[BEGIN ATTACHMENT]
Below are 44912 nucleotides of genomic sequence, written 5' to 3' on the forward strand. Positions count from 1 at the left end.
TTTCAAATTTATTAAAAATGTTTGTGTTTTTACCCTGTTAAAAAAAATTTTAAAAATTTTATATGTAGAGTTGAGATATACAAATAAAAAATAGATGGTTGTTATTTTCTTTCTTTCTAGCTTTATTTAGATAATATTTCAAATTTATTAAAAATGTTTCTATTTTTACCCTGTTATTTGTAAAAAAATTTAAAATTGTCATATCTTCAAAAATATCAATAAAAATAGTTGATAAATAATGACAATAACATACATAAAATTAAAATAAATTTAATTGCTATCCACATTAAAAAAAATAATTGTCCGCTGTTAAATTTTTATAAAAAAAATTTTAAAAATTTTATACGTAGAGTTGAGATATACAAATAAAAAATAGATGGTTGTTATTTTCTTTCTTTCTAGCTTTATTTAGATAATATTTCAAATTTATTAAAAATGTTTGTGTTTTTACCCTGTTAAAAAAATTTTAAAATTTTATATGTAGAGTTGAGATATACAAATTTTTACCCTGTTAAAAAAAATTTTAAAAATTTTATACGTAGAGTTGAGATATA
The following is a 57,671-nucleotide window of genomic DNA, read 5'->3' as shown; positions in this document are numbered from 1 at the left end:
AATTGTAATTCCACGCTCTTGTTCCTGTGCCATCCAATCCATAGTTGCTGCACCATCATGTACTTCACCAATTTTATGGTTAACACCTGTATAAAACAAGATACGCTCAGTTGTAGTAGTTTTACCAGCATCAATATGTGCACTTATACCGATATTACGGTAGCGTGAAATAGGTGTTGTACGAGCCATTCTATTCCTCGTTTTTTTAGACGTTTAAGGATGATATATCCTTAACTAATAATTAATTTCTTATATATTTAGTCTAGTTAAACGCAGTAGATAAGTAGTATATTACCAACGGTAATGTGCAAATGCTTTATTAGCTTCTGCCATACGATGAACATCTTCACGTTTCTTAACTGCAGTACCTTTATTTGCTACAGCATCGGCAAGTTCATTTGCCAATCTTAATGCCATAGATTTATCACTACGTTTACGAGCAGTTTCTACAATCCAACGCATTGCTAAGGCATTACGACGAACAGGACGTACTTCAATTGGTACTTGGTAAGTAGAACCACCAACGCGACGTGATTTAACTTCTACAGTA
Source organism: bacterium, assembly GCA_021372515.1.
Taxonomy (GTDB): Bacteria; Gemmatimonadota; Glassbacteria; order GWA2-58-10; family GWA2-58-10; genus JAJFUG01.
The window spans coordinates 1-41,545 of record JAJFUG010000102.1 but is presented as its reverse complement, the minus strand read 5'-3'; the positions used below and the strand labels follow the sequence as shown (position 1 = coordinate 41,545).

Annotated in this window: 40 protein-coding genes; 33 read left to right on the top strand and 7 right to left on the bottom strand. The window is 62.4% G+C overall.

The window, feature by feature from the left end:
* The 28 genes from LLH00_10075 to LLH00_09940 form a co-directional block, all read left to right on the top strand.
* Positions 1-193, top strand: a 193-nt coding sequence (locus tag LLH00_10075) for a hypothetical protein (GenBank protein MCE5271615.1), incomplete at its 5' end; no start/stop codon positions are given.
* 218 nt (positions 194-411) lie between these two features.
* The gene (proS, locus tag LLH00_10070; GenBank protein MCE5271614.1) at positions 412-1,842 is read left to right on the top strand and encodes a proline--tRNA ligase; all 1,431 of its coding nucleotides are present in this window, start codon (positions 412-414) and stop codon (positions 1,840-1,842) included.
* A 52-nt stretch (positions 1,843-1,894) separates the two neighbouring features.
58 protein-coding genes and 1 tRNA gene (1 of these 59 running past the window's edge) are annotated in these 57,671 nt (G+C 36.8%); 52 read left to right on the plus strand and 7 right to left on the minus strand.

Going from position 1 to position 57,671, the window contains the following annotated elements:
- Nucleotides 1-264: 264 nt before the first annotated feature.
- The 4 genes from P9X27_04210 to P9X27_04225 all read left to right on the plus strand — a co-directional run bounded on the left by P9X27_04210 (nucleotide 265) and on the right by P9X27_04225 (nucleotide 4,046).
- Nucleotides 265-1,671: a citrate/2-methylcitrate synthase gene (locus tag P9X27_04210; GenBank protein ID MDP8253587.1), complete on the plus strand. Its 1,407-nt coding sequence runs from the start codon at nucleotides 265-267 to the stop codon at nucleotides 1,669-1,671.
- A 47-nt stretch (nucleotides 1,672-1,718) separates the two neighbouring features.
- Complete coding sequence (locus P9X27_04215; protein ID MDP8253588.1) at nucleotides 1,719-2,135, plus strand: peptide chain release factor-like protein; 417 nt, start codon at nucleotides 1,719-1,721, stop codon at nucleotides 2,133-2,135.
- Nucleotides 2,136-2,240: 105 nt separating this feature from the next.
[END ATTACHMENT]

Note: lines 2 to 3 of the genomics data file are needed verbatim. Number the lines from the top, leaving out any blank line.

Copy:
TTTCAAATTTATTAAAAATGTTTGTGTTTTTACCCTGTTAAAAAAAATTTTAAAAATTTTATATGTAGAGTTGAGATATACAAATAAAAAATAGATGGTTGTTATTTTCTTTCTTTCTAGCTTTATTTAGATAATATTTCAAATTTATTAAAAATGTTTCTATTTTTACCCTGTTATTTGTAAAAAAATTTAAAATTGTCATATCTTCAAAAATATCAATAAAAATAGTTGATAAATAATGACAATAACATACATAAAATTAAAATAAATTTAATTGCTATCCACATTAAAAAAAATAATTGTCCGCTGTTAAATTTTTATAAAAAAAATTTTAAAAATTTTATACGTAGAGTTGAGATATACAAATAAAAAATAGATGGTTGTTATTTTCTTTCTTTCTAGCTTTATTTAGATAATATTTCAAATTTATTAAAAATGTTTGTGTTTTTACCCTGTTAAAAAAATTTTAAAATTTTATATGTAGAGTTGAGATATACAAATTTTTACCCTGTTAAAAAAAATTTTAAAAATTTTATACGTAGAGTTGAGATATA
The following is a 57,671-nucleotide window of genomic DNA, read 5'->3' as shown; positions in this document are numbered from 1 at the left end: